Benefitting from pro and anti-government rallies in Belgrade, Albin Kurti, prime minister of the autonomous province of Kosovo used his paramilitary police forces to forcibly install Albanian mayors in the four Serb-majority cities in northern Kosovo – Zvecan, Zubin Potok, Leposavic and North Mitrovica. The mayors were chosen in sham elections boycotted by Serbs living in the region due to human rights abuses by Kurti’s government, as well as its failure to live up to previous agreements. Voter turnout was a mere 3.47%, with 1,566 Albanians and only 13 out of 45,095 eligible Serbs taking part.
Kosovo police seized the buildings of local administrations, despite the resistance of Serb residents, using tear gas and flash grenades. A police car was set on fire in the Zvecan municipality and armored vehicles were reportedly deployed to the site. In response to the violent assault by Kosovo authorities, the Serbian Government put its army on high alert and deployed troops to the administrative border with the autonomous province.
Even U.S. Secretary of State Anthony Blinken, a backer of the Kosovo regime, condemned Kurti’s violent assault on the Serbs of northern Kosovo and Metohija, posting on Twitter, “We strongly condemn the actions by the Government of Kosovo that are escalating tensions in the north and increasing instability. We call on Prime Minister Albin Kurti to immediately halt these violent measures and refocus on the EU-facilitated Dialogue.”
Petar Petković, head of Serbia’s office for Kosovo, told the media, “Probably never in the history of democracy has there been an election with such an insignificant turnout. And those who decide the standards of democracy in the modern world have recognized such an election. It is the Serbs, and not Albin Kurti, who will decide the destiny of their people. Kurti is responsible for this act of rape of democracy and human rights.”
The attack from Prishtina, benefitted from Serbian President Aleksandar Vučić’s decision to use Albanian bus companies to transport large number of Serbs from northern Kosovo to Belgrade to attend his pro-government rally.
“They waited for the day when many men from northern Kosovo and Metohija go to Belgrade and attacked municipal buildings in Zvecan, Zubin Potok, and Leposavic. The ‘quint’ [the UK, Germany, Italy, the US, and France] representatives now condemn this but they allowed the Albanians to do that. We will hold a meeting of the National Security Council to discuss what will happen in Kosovo and Metohija,” Vučić told supporters.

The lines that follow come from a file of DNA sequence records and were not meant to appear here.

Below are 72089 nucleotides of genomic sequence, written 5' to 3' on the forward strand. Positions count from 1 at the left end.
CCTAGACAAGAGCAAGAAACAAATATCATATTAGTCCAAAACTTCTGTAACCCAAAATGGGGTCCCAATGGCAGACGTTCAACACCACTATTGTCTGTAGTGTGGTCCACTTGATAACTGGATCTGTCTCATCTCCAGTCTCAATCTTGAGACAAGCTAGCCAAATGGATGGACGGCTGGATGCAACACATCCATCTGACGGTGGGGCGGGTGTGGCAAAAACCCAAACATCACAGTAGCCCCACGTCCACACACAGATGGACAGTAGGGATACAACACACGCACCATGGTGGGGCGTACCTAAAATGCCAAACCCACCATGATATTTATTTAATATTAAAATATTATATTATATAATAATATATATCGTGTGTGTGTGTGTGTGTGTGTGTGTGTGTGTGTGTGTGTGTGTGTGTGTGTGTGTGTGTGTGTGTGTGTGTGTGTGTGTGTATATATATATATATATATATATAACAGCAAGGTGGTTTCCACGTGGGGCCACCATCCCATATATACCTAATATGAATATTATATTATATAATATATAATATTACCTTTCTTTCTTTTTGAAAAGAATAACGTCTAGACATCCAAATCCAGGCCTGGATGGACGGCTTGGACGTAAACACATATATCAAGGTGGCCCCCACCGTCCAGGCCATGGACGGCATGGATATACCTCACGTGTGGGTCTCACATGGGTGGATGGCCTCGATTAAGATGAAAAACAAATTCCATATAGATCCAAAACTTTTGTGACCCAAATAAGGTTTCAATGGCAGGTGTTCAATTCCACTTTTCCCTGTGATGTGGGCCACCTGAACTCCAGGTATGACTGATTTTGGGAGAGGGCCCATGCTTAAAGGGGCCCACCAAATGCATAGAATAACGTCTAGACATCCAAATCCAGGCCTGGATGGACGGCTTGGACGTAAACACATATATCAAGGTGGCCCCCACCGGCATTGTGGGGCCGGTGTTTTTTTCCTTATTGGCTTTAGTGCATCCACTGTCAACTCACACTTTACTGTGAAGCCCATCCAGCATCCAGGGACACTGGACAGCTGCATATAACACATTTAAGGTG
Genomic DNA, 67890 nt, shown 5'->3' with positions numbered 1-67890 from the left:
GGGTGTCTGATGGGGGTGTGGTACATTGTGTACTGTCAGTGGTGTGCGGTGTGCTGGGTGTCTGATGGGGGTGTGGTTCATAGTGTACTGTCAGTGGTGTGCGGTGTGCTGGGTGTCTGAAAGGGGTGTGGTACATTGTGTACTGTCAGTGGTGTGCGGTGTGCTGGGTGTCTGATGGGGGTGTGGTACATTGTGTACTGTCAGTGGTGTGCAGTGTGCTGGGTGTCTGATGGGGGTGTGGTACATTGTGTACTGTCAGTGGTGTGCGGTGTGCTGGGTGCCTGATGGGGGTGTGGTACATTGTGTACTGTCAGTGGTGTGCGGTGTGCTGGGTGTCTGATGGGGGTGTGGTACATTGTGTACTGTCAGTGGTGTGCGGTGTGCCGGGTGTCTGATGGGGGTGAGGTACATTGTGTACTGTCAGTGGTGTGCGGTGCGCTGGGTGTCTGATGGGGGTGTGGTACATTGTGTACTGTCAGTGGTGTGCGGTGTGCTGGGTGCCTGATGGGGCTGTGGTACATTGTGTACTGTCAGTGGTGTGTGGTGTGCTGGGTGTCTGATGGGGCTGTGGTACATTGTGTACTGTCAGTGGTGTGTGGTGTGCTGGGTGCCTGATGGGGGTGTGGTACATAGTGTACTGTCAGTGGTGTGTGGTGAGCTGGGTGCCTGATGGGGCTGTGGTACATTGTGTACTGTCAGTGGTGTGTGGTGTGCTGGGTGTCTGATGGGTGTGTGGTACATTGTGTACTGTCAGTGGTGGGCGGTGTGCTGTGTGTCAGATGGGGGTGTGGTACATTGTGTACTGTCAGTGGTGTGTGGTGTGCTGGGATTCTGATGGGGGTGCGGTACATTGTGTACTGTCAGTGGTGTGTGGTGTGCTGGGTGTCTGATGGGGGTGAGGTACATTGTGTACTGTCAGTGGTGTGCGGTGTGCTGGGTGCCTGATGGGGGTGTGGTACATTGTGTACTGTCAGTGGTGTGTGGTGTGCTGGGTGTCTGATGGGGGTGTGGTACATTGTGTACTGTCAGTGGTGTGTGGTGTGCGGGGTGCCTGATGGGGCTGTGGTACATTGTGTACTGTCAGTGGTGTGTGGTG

Kosovo’s police forces have conducted a systematic campaign to terrorize Serb communities and have targeted the Serbian Orthodox Church. Teachers in the Serbian-majority towns announced that all schools will remain closed until Prishtina ends its police occupation of the cities. The Serb List, the main political party representing Serbs in Kosovo, called on Vučić to suspend any further dialogue with Prishtina until all Kosovo special forces are withdrawn from the north of Kosovo, and all Albanian forces removed from of occupied buildings of municipal authorities.
Despite the international condemnation of his actions, Kurti claimed he had the support of international authorities, saying, “Regarding yesterday, what is important to emphasize is that all that we as the Government and state institutions aimed at was to enable mayors of municipalities elected in democratic elections to have access to and work in their offices, where they have to serve all citizens, regardless of ethnicity and religion, and that’s why I believe that we will have the support of all international factors in this.”